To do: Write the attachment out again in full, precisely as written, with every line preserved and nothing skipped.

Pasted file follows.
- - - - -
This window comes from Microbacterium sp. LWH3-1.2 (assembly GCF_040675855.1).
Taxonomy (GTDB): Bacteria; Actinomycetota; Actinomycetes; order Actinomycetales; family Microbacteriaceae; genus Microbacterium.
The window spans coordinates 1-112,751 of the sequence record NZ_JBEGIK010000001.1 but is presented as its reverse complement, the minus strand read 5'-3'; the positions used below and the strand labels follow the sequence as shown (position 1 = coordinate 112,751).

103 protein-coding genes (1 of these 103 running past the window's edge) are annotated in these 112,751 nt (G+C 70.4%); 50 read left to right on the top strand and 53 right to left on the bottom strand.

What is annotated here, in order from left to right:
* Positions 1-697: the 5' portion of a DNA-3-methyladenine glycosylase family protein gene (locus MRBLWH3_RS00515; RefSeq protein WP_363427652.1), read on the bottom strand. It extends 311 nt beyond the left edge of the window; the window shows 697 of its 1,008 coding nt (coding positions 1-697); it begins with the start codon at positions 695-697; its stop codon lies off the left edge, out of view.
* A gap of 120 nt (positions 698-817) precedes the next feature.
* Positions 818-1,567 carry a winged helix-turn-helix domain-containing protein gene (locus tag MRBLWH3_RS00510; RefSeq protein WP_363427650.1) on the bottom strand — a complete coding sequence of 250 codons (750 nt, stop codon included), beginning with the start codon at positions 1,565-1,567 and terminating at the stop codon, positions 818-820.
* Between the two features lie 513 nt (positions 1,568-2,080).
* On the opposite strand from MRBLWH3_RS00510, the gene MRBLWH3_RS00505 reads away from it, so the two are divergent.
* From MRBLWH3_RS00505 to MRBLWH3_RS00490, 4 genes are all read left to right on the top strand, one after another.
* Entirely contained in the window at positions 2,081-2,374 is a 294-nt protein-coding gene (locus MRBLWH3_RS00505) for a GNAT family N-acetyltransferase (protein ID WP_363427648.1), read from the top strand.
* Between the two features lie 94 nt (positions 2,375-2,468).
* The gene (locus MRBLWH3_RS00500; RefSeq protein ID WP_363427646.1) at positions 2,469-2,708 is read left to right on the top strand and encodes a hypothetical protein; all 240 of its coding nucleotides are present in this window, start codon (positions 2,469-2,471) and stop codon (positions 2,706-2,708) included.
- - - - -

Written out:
This window comes from Microbacterium sp. LWH3-1.2 (assembly GCF_040675855.1).
Taxonomy (GTDB): Bacteria; Actinomycetota; Actinomycetes; order Actinomycetales; family Microbacteriaceae; genus Microbacterium.
The window spans coordinates 1-112,751 of the sequence record NZ_JBEGIK010000001.1 but is presented as its reverse complement, the minus strand read 5'-3'; the positions used below and the strand labels follow the sequence as shown (position 1 = coordinate 112,751).

103 protein-coding genes (1 of these 103 running past the window's edge) are annotated in these 112,751 nt (G+C 70.4%); 50 read left to right on the top strand and 53 right to left on the bottom strand.

What is annotated here, in order from left to right:
* Positions 1-697: the 5' portion of a DNA-3-methyladenine glycosylase family protein gene (locus MRBLWH3_RS00515; RefSeq protein WP_363427652.1), read on the bottom strand. It extends 311 nt beyond the left edge of the window; the window shows 697 of its 1,008 coding nt (coding positions 1-697); it begins with the start codon at positions 695-697; its stop codon lies off the left edge, out of view.
* A gap of 120 nt (positions 698-817) precedes the next feature.
* Positions 818-1,567 carry a winged helix-turn-helix domain-containing protein gene (locus tag MRBLWH3_RS00510; RefSeq protein WP_363427650.1) on the bottom strand — a complete coding sequence of 250 codons (750 nt, stop codon included), beginning with the start codon at positions 1,565-1,567 and terminating at the stop codon, positions 818-820.
* Between the two features lie 513 nt (positions 1,568-2,080).
* On the opposite strand from MRBLWH3_RS00510, the gene MRBLWH3_RS00505 reads away from it, so the two are divergent.
* From MRBLWH3_RS00505 to MRBLWH3_RS00490, 4 genes are all read left to right on the top strand, one after another.
* Entirely contained in the window at positions 2,081-2,374 is a 294-nt protein-coding gene (locus MRBLWH3_RS00505) for a GNAT family N-acetyltransferase (protein ID WP_363427648.1), read from the top strand.
* Between the two features lie 94 nt (positions 2,375-2,468).
* The gene (locus MRBLWH3_RS00500; RefSeq protein ID WP_363427646.1) at positions 2,469-2,708 is read left to right on the top strand and encodes a hypothetical protein; all 240 of its coding nucleotides are present in this window, start codon (positions 2,469-2,471) and stop codon (positions 2,706-2,708) included.